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What really happens on the first day of NFL training camp, as explained by a former player

Retired NFL lineman Geoff Schwartz shares why the start of training camp is like the first day of school.

DENVER BRONCOS TRAINING CAMP Photo by AAron Ontiveroz/MediaNews Group/The Denver Post via Getty Images

By the end of the work week, every NFL team will be in training camp. Just like y’all get excited to see your favorite team get back to work, the players feel the exact same way. The first day of training camp is like the first day of school, but with higher stakes!

There’s an optimism to begin every season that’s infectious throughout the building. Everyone believes this new season will be a success, with the hope it ends with a winning record and a Super Bowl parade through your city. Your team might be the shits, but not on the first day.

Or, maybe it’s a contract season and you’re hopeful it means you’ll get paid soon. Or you’re a rookie and just want to finally get back to football after a long offseason of training, draft, offseason programs, extra meetings, and anticipation.

Training camp is where it all begins. So what actually happens on the first day? Let me explain, step by step.

Step one: Get comfy

The first day of camp is mostly a procedural day. You have an arrival time for your first team meeting, but everyone enters the facility much earlier than that, excited to get going and start the routine. If your training camp is off site, which doesn’t happen often, you’re arriving at the dorm. If you’re at home, you either first go to the hotel or to the facility.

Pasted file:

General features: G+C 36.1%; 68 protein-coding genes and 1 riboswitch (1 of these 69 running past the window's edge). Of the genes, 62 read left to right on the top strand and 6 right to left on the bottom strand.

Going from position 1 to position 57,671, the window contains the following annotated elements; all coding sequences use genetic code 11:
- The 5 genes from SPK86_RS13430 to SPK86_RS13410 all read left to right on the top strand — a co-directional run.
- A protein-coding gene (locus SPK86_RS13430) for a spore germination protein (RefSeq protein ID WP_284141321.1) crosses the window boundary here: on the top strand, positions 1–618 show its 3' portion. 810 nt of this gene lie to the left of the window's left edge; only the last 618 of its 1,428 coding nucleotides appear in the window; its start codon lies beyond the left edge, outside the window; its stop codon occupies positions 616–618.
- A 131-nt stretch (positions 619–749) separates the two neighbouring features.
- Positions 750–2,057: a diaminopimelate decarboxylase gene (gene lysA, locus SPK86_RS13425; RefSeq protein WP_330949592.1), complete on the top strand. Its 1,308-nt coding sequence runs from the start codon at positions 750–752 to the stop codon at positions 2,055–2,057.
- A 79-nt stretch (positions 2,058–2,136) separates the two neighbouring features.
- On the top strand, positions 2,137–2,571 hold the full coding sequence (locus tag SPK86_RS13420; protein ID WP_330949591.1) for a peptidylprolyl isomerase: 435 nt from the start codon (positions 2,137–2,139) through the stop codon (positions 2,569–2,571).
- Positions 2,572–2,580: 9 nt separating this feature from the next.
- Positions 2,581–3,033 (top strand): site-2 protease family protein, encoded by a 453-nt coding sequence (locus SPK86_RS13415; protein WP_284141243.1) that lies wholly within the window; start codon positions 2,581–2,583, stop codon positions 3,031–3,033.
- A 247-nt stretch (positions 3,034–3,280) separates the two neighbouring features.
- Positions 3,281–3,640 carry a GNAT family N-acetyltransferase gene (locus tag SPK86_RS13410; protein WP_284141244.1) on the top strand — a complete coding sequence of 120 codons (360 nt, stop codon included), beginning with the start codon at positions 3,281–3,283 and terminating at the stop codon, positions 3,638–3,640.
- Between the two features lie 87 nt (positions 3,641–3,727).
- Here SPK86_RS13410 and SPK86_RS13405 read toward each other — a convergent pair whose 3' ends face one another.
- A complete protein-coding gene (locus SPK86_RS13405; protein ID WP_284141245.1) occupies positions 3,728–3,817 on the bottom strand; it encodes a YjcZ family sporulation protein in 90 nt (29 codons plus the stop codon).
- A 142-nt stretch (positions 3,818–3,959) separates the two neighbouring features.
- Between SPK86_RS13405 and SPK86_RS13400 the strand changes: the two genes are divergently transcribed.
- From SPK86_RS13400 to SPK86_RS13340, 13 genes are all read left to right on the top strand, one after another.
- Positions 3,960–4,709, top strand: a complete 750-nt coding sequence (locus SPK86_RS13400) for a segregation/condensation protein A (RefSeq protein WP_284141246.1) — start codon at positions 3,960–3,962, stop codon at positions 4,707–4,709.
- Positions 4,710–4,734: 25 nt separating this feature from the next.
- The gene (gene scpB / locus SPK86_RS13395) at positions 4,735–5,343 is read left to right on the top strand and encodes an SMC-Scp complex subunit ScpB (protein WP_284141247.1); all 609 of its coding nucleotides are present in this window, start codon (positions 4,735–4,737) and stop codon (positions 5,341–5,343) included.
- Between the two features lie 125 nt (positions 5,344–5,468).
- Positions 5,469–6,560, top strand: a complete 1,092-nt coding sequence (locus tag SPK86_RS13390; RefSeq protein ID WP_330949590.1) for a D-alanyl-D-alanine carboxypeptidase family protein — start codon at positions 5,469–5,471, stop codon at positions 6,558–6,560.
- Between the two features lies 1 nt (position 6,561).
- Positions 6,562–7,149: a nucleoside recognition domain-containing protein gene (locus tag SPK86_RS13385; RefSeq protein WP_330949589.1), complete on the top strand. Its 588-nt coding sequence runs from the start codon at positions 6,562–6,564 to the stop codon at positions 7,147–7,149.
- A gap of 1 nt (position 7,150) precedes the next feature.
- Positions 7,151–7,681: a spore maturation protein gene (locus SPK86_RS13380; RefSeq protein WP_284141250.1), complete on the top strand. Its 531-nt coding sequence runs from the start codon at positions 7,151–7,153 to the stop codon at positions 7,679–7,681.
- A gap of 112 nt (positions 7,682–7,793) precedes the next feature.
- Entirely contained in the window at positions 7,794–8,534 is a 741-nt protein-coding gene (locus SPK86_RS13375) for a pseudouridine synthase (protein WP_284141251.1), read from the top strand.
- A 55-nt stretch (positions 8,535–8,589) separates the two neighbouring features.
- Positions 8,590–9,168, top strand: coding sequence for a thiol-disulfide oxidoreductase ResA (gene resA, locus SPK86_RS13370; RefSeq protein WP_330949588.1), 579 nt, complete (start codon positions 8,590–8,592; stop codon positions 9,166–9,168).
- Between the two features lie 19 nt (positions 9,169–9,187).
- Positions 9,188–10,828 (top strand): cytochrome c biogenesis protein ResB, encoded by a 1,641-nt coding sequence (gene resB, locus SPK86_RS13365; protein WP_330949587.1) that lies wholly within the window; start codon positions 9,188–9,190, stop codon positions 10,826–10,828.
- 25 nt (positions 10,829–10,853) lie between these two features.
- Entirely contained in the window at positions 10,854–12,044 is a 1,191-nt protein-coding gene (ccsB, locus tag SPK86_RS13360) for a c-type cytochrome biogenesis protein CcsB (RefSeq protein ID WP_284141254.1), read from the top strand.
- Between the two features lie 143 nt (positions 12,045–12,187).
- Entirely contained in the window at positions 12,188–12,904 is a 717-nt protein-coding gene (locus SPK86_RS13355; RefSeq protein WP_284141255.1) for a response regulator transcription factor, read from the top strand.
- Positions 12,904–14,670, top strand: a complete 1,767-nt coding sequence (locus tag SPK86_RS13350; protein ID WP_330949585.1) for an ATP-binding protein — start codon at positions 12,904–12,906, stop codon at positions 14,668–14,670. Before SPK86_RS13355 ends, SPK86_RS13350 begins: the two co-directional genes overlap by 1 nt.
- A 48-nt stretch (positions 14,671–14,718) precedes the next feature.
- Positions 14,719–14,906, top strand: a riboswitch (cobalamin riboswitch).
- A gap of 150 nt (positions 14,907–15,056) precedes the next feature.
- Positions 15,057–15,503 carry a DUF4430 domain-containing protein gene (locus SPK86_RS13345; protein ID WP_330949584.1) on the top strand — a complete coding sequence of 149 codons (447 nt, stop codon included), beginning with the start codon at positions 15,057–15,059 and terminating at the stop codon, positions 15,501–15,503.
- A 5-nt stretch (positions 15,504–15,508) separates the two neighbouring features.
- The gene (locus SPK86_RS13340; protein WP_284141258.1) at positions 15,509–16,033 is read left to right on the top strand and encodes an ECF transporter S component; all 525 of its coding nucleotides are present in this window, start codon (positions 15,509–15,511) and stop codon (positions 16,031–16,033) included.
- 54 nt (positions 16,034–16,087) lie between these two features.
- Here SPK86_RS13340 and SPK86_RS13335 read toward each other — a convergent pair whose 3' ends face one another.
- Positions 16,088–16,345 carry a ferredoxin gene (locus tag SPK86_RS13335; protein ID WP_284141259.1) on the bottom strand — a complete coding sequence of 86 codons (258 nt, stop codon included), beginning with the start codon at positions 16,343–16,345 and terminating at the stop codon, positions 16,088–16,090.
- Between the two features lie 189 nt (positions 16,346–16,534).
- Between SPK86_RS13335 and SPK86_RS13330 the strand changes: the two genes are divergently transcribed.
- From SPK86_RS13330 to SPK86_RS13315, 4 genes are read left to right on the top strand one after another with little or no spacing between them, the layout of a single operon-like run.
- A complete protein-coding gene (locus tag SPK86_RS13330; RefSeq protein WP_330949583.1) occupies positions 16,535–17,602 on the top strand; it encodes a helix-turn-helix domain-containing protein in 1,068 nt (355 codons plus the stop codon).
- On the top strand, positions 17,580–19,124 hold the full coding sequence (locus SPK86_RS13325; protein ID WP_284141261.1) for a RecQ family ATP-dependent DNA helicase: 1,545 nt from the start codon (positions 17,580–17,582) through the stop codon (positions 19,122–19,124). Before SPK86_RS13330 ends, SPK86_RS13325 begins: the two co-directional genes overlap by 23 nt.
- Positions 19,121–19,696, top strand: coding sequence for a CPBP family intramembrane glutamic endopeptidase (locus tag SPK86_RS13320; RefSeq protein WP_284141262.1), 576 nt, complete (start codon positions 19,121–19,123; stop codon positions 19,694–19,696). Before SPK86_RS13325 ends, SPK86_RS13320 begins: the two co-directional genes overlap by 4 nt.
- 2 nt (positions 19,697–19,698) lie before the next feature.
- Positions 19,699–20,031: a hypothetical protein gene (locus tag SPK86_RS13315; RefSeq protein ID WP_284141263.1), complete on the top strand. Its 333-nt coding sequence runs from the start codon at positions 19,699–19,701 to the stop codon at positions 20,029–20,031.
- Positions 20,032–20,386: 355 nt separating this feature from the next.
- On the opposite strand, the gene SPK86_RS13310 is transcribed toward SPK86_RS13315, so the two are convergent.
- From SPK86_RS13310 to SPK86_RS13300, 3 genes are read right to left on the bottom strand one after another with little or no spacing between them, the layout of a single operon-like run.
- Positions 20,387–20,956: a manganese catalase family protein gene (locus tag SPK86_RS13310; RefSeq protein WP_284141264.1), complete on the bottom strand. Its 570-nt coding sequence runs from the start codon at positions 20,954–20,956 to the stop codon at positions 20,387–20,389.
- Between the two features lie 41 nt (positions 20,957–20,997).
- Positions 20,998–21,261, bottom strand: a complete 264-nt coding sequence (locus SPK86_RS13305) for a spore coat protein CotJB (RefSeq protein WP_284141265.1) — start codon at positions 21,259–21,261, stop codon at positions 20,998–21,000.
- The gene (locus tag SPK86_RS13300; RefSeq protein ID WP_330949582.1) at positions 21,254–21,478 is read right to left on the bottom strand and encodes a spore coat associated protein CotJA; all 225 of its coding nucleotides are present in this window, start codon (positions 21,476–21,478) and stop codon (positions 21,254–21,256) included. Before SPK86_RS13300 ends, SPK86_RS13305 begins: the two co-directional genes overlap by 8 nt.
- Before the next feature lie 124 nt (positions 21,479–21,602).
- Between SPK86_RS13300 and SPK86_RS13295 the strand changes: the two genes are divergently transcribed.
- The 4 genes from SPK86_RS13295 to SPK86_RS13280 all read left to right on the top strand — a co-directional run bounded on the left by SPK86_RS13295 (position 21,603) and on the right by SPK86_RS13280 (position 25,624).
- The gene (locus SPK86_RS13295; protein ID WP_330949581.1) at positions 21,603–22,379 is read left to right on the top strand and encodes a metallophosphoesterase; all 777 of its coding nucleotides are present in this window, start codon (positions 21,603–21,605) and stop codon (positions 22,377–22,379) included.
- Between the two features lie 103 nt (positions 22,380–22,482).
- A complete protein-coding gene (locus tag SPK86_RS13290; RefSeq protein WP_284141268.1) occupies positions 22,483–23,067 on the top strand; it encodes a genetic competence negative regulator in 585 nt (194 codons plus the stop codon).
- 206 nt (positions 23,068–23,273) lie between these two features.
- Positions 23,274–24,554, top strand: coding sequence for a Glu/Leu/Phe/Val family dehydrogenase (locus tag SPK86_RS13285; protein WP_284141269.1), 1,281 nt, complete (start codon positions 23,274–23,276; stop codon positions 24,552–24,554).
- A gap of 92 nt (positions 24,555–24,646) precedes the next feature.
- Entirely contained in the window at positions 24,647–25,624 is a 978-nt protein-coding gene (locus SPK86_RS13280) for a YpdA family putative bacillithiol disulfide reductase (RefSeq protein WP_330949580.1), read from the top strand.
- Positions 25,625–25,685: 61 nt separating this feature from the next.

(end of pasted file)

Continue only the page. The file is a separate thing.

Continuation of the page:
At the dorm or hotel, you’re checking in and getting your room assignment and ID card. Then, you haul all your stuff into your room. Veterans get the best rooms, often on a lower floor. They usually don’t have a roommate and can spread out in the room, too.

If you’re away to camp, you’ve arrived with more amenities than at a hotel. You’ve brought pillows, a foam mattress pad, a blanket, sheet, and more. The goal is making that dorm room as comfortable as possible. You don’t spend much time in that room, but it’s your escape from football. Often, you’ve forgotten something and a trip to a nearby Walmart is in your future. It happens every year.

Once you’ve gotten your stuff in the hotel or dorm room, it’s off the facility.

Step two: The dreaded weigh-in

Your first order of business is the weigh-in. This was the part of the day I looked forward to least, as I typically spent the last few days before the weigh-in on a strike calorie restriction to make my weight. Some lucky players are the opposite and are chugging water before they step on the scale.

The relief is visible for all the players, mostly the linemen, who are under their weight. If you’re not, the strength coach might turn his back to the scale as you sprint away into the steam room.